follow Dictionary.com

Yours, Etc.: Origins and Uses of 8 Sign-Offs

creosote

[kree-uh-soht] /ˈkri əˌsoʊt/
noun
1.
an oily liquid having a burning taste and a penetrating odor, obtained by the distillation of coal and wood tar, used mainly as a preservative for wood and as an antiseptic.
verb (used with object), creosoted, creosoting.
3.
to treat with creosote.
Origin
< German Kreosote (1832) < Greek kreo-, combining form of kréas flesh + sōtēr savior, preserver (in reference to its antiseptic properties)
Related forms
creosotic
[kree-uh-sot-ik] /ˌkri əˈsɒt ɪk/ (Show IPA),
adjective
uncreosoted, adjective
Dictionary.com Unabridged
Based on the Random House Dictionary, © Random House, Inc. 2014.
Cite This Source
Examples from the web for creosote
  • creosote and juniper sweeten the aroma of desert rainfall.
  • Franken suggested runoff from a nearby creosote plant.
  • It begins at the park's midsection, sweeping east across empty basins stubbled with creosote bushes.
  • creosote is the name used for a variety of products that are mixtures of many chemicals.
  • creosote is irritating to skin, eyes, and mucous membranes.
  • The site is an inactive or abandoned wood treating facility that used creosote in its treatment process.
  • The sharp smell of creosote bush comes from natural oils and wax which coat its leaves to seal in water.
British Dictionary definitions for creosote

creosote

/ˈkrɪəˌsəʊt/
noun
1.
a colourless or pale yellow liquid mixture with a burning taste and penetrating odour distilled from wood tar, esp from beechwood, contains creosol and other phenols, and is used as an antiseptic
2.
Also called coal-tar creosote. a thick dark liquid mixture prepared from coal tar, containing phenols: used as a preservative for wood
verb
3.
to treat (wood) with creosote
Derived Forms
creosotic (ˌkrɪəˈsɒtɪk) adjective
Word Origin
C19: from Greek kreas flesh + sōtēr preserver, from sōzein to keep safe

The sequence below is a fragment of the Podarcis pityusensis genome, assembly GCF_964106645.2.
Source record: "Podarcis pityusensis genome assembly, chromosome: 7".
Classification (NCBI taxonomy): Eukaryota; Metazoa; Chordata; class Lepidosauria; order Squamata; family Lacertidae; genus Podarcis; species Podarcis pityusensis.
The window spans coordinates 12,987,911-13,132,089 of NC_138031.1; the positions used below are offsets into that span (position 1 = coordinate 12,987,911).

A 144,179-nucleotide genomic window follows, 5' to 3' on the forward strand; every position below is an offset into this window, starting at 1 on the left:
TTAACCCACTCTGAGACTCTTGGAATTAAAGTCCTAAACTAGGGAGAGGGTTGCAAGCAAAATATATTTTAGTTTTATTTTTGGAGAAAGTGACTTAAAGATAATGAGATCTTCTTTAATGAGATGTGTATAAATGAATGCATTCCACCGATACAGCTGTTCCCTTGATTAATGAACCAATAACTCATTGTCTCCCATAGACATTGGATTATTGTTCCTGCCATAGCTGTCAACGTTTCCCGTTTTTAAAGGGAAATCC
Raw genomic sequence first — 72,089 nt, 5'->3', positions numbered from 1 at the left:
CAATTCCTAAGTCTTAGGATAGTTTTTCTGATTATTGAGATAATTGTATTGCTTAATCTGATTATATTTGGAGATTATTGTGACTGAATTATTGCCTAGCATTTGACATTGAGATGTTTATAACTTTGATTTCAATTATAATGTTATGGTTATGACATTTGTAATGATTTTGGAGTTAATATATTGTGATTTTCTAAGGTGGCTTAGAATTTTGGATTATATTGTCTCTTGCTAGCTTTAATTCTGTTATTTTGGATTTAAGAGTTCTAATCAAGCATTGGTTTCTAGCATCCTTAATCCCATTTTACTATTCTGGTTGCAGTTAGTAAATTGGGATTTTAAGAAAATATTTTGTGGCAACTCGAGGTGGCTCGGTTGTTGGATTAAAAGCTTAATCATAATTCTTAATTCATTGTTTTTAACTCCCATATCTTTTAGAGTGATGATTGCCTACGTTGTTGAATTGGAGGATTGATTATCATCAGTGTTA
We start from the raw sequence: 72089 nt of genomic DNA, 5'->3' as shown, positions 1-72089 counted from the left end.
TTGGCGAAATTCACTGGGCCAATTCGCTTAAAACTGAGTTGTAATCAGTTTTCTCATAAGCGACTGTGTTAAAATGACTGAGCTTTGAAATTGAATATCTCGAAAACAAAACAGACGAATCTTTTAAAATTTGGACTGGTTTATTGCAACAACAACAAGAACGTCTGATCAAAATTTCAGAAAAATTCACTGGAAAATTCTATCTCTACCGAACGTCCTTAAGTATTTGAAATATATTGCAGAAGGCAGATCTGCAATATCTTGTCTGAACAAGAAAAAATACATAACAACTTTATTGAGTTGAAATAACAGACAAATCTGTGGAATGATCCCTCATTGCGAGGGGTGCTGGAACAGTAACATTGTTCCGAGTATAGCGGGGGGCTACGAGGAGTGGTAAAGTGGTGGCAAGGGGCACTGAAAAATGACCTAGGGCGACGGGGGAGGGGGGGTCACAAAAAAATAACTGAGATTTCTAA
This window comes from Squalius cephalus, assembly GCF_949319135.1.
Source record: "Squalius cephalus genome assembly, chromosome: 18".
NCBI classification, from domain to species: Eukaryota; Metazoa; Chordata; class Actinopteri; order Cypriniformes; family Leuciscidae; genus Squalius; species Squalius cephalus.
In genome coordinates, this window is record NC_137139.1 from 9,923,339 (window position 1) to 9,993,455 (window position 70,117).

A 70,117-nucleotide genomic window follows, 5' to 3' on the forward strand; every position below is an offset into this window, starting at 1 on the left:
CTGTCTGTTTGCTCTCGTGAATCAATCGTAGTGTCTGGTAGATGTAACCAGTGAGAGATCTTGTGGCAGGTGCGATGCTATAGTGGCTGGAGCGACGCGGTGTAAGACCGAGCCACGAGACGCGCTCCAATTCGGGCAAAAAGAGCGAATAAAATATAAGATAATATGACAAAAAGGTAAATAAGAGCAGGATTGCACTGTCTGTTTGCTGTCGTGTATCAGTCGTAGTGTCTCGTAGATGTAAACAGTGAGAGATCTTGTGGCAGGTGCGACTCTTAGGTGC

Collins English Dictionary - Complete & Unabridged 2012 Digital Edition
© William Collins Sons & Co. Ltd. 1979, 1986 © HarperCollins
Publishers 1998, 2000, 2003, 2005, 2006, 2007, 2009, 2012
Cite This Source
Word Origin and History for creosote
n.

1835, from German Kreosot, coined 1832 by its discoverer, German-born natural philosopher Carl Ludwig, Baron Reichenbach (1788-1869), from Greek kreo-, comb. form of kreas "flesh" (see raw) + soter "preserver," from soizein "save, preserve." So called because it was used as an antiseptic.

Online Etymology Dictionary, © 2010 Douglas Harper
Cite This Source
creosote in Science
creosote
  (krē'ə-sōt')   
  1. A yellow or brown oily liquid obtained from coal tar and used as a wood preservative and disinfectant.

  2. A colorless to yellowish oily liquid containing phenols, obtained by the destructive distillation of wood tar, especially from the wood of a beech, and formerly used as an expectorant in treating chronic bronchitis.


The American Heritage® Science Dictionary
Copyright © 2002. Published by Houghton Mifflin. All rights reserved.
Cite This Source

Word of the Day

Word Value for creosote

10
11
Scrabble Words With Friends

Nearby words for creosote